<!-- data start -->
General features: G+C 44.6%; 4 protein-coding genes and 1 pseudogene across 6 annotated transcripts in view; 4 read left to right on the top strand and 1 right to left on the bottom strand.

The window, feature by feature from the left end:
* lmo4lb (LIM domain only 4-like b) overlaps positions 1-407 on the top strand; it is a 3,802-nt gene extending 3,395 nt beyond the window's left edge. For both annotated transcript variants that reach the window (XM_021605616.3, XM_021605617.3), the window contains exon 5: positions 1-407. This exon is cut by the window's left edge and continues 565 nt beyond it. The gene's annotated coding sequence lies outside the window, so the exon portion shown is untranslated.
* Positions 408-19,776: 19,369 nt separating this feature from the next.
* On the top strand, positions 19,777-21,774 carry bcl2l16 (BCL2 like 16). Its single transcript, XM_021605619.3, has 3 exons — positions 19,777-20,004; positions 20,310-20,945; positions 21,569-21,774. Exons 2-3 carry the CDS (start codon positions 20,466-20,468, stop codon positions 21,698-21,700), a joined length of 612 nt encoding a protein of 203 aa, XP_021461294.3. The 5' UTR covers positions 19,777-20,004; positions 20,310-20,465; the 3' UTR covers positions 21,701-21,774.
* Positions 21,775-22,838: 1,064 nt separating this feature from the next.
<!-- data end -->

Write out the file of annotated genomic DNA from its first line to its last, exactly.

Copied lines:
General features: G+C 44.6%; 4 protein-coding genes and 1 pseudogene across 6 annotated transcripts in view; 4 read left to right on the top strand and 1 right to left on the bottom strand.

The window, feature by feature from the left end:
* lmo4lb (LIM domain only 4-like b) overlaps positions 1-407 on the top strand; it is a 3,802-nt gene extending 3,395 nt beyond the window's left edge. For both annotated transcript variants that reach the window (XM_021605616.3, XM_021605617.3), the window contains exon 5: positions 1-407. This exon is cut by the window's left edge and continues 565 nt beyond it. The gene's annotated coding sequence lies outside the window, so the exon portion shown is untranslated.
* Positions 408-19,776: 19,369 nt separating this feature from the next.
* On the top strand, positions 19,777-21,774 carry bcl2l16 (BCL2 like 16). Its single transcript, XM_021605619.3, has 3 exons — positions 19,777-20,004; positions 20,310-20,945; positions 21,569-21,774. Exons 2-3 carry the CDS (start codon positions 20,466-20,468, stop codon positions 21,698-21,700), a joined length of 612 nt encoding a protein of 203 aa, XP_021461294.3. The 5' UTR covers positions 19,777-20,004; positions 20,310-20,465; the 3' UTR covers positions 21,701-21,774.
* Positions 21,775-22,838: 1,064 nt separating this feature from the next.